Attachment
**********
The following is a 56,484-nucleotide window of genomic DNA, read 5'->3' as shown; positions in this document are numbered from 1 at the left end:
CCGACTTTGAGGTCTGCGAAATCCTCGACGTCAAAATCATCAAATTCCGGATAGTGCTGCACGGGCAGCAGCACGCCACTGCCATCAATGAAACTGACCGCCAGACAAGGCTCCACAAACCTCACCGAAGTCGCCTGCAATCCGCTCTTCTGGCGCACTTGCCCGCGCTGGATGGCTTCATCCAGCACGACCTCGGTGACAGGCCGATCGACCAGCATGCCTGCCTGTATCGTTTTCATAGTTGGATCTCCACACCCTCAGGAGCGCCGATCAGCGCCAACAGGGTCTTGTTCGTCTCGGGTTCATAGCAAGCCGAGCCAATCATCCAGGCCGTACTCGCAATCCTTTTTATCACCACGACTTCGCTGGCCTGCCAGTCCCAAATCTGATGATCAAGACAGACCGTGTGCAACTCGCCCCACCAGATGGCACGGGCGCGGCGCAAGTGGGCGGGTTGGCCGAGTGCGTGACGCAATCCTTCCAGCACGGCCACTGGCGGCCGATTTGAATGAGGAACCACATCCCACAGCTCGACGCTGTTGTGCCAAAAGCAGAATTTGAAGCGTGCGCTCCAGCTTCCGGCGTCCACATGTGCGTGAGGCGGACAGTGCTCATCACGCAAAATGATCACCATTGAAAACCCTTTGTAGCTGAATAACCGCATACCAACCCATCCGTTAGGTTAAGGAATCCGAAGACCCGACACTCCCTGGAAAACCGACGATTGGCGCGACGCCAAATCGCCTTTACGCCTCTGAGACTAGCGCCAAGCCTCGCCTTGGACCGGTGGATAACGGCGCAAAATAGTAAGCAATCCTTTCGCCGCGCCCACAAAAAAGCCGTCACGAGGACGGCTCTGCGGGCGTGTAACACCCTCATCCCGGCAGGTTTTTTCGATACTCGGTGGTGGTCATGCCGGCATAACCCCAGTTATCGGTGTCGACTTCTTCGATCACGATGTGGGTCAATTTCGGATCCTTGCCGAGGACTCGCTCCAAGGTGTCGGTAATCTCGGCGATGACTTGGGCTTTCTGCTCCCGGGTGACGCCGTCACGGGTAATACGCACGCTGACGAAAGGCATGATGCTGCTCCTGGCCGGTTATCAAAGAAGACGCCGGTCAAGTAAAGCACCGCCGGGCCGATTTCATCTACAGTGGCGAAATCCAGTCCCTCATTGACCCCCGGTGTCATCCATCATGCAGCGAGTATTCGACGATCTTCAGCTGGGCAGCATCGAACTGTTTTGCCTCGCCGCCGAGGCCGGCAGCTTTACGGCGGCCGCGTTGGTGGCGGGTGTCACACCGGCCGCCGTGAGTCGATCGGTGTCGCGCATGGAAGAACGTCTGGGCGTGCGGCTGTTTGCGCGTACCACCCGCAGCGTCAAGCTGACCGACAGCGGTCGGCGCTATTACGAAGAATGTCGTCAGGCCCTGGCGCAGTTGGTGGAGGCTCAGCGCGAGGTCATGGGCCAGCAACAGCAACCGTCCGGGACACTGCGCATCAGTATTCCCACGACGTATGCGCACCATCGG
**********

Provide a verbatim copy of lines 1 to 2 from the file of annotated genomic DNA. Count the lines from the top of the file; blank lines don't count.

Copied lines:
The following is a 56,484-nucleotide window of genomic DNA, read 5'->3' as shown; positions in this document are numbered from 1 at the left end:
CCGACTTTGAGGTCTGCGAAATCCTCGACGTCAAAATCATCAAATTCCGGATAGTGCTGCACGGGCAGCAGCACGCCACTGCCATCAATGAAACTGACCGCCAGACAAGGCTCCACAAACCTCACCGAAGTCGCCTGCAATCCGCTCTTCTGGCGCACTTGCCCGCGCTGGATGGCTTCATCCAGCACGACCTCGGTGACAGGCCGATCGACCAGCATGCCTGCCTGTATCGTTTTCATAGTTGGATCTCCACACCCTCAGGAGCGCCGATCAGCGCCAACAGGGTCTTGTTCGTCTCGGGTTCATAGCAAGCCGAGCCAATCATCCAGGCCGTACTCGCAATCCTTTTTATCACCACGACTTCGCTGGCCTGCCAGTCCCAAATCTGATGATCAAGACAGACCGTGTGCAACTCGCCCCACCAGATGGCACGGGCGCGGCGCAAGTGGGCGGGTTGGCCGAGTGCGTGACGCAATCCTTCCAGCACGGCCACTGGCGGCCGATTTGAATGAGGAACCACATCCCACAGCTCGACGCTGTTGTGCCAAAAGCAGAATTTGAAGCGTGCGCTCCAGCTTCCGGCGTCCACATGTGCGTGAGGCGGACAGTGCTCATCACGCAAAATGATCACCATTGAAAACCCTTTGTAGCTGAATAACCGCATACCAACCCATCCGTTAGGTTAAGGAATCCGAAGACCCGACACTCCCTGGAAAACCGACGATTGGCGCGACGCCAAATCGCCTTTACGCCTCTGAGACTAGCGCCAAGCCTCGCCTTGGACCGGTGGATAACGGCGCAAAATAGTAAGCAATCCTTTCGCCGCGCCCACAAAAAAGCCGTCACGAGGACGGCTCTGCGGGCGTGTAACACCCTCATCCCGGCAGGTTTTTTCGATACTCGGTGGTGGTCATGCCGGCATAACCCCAGTTATCGGTGTCGACTTCTTCGATCACGATGTGGGTCAATTTCGGATCCTTGCCGAGGACTCGCTCCAAGGTGTCGGTAATCTCGGCGATGACTTGGGCTTTCTGCTCCCGGGTGACGCCGTCACGGGTAATACGCACGCTGACGAAAGGCATGATGCTGCTCCTGGCCGGTTATCAAAGAAGACGCCGGTCAAGTAAAGCACCGCCGGGCCGATTTCATCTACAGTGGCGAAATCCAGTCCCTCATTGACCCCCGGTGTCATCCATCATGCAGCGAGTATTCGACGATCTTCAGCTGGGCAGCATCGAACTGTTTTGCCTCGCCGCCGAGGCCGGCAGCTTTACGGCGGCCGCGTTGGTGGCGGGTGTCACACCGGCCGCCGTGAGTCGATCGGTGTCGCGCATGGAAGAACGTCTGGGCGTGCGGCTGTTTGCGCGTACCACCCGCAGCGTCAAGCTGACCGACAGCGGTCGGCGCTATTACGAAGAATGTCGTCAGGCCCTGGCGCAGTTGGTGGAGGCTCAGCGCGAGGTCATGGGCCAGCAACAGCAACCGTCCGGGACACTGCGCATCAGTATTCCCACGACGTATGCGCACCATCGG